3.2.3. Timeliness of Responses: Comments prompting a response should be addressed within 24 hours, the sooner the better. If the administrator notices a lack of timely responses, blog control will be reviewed with the moderator’s superiors.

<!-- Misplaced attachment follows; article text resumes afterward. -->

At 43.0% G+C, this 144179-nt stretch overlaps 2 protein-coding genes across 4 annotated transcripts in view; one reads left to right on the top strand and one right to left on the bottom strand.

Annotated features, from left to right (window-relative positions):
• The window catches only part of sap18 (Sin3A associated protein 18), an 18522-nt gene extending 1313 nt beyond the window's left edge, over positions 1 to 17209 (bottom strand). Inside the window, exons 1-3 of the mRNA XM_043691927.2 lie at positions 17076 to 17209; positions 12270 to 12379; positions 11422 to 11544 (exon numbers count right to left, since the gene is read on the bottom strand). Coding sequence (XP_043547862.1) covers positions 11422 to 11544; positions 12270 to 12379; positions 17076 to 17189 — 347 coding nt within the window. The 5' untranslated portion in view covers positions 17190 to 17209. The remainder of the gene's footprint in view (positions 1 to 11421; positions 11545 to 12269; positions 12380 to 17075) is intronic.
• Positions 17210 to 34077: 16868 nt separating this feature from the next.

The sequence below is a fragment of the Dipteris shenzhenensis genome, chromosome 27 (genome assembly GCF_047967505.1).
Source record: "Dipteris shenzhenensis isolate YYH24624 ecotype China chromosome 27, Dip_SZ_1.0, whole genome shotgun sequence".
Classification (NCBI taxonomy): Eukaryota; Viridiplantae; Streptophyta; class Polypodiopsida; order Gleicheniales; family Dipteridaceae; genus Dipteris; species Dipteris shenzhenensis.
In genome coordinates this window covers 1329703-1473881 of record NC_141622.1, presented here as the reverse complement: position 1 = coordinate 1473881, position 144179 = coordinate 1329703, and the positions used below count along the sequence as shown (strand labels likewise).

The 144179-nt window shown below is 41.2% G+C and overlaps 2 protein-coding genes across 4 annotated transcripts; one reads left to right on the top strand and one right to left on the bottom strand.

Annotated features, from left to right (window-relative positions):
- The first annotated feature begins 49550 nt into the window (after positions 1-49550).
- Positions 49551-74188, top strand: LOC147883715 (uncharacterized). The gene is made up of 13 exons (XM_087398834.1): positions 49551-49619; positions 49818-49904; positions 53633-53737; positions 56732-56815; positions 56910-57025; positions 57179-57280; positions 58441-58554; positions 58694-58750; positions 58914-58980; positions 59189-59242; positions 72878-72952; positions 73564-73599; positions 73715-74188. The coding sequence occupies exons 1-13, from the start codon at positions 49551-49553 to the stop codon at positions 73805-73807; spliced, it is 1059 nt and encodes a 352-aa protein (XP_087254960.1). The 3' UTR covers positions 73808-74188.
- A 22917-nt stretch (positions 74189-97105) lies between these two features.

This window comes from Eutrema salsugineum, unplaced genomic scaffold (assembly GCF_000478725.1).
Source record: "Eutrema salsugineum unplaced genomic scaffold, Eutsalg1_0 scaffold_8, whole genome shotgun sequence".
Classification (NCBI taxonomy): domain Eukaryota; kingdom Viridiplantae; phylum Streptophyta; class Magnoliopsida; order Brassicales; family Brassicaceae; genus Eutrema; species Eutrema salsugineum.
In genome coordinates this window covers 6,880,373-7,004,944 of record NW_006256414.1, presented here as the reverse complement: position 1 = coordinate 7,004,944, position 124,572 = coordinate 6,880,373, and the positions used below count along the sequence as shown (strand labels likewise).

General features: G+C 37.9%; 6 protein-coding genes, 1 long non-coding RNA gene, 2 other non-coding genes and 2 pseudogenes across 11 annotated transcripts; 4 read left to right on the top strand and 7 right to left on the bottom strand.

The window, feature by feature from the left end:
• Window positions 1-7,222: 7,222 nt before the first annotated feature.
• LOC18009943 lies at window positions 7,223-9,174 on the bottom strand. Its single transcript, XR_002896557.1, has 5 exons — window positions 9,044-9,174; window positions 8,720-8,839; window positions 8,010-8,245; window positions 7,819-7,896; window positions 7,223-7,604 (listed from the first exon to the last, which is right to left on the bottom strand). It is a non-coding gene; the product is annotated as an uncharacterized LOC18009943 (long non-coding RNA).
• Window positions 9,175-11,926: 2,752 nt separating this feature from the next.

3.2.4. Types of Responses: Answering Questions: Post the information requested and link to a source for the information when possible. If you do not know the answer, refer the reader to someone they can contact for assistance Receiving Feedback: Forward the remark (positive or negative) to the appropriate individual. Post a reply thanking the reader for his or her feedback and letting him or her know that you forwarded it to the right place. If appropriate, provide contact information (publicly available only) for the reader to further voice his or her feedback. Correcting Information: Sometimes we make mistakes and post incorrect information. Our users help us to find these errors and correct them. Thank the user for pointing out the error, correct it, and let him or her know it’s been updated. Responding to Negative Remarks: When possible, it is best to address negative comments with constructive, positive information. In most cases, users will be happy to see that their concern is addressed. Inaccurate Information: If someone posts a false claim or statistic, try to find the correct information and reference it online. Politely offer the correct information and a link to a source confirming it. Negative Experiences: If appropriate, apologize for the experience that the person had and either let him or her know that his or her feedback will be passed on or provide him or her with a resource to help correct the situation. Continued Negativity (aka Internet Trolls): If negative remarks continue after you try to turn the conversation around, don’t engage in an argument. Bring the thread to the attention of an administrator for assistance with other options such as closing the conversation.